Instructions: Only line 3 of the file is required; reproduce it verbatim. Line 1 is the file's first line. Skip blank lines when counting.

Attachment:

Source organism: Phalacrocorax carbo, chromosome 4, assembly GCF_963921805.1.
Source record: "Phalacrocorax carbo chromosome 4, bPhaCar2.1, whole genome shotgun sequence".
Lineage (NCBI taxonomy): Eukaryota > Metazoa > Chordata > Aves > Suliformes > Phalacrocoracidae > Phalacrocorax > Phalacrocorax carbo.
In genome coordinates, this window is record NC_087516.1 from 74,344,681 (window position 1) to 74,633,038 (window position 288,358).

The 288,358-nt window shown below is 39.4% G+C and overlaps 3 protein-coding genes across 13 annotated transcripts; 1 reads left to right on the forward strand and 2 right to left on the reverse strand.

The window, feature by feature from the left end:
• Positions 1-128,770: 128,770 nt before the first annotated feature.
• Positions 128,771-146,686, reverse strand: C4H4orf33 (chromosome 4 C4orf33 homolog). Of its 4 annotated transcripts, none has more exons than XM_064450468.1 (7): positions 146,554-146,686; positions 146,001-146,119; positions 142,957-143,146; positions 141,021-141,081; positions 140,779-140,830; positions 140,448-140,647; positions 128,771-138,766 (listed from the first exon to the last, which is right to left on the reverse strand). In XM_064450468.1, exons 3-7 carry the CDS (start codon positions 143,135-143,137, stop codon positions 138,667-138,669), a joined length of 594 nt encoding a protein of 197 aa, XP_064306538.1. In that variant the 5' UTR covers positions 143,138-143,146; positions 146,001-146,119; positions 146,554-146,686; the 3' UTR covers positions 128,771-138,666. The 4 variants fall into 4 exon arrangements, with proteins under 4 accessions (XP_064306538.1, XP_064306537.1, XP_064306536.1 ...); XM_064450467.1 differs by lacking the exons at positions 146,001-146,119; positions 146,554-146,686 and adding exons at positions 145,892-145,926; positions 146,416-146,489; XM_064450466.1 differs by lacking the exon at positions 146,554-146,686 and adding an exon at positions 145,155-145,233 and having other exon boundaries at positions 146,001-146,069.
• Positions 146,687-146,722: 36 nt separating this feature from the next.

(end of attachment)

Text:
Lineage (NCBI taxonomy): Eukaryota > Metazoa > Chordata > Aves > Suliformes > Phalacrocoracidae > Phalacrocorax > Phalacrocorax carbo.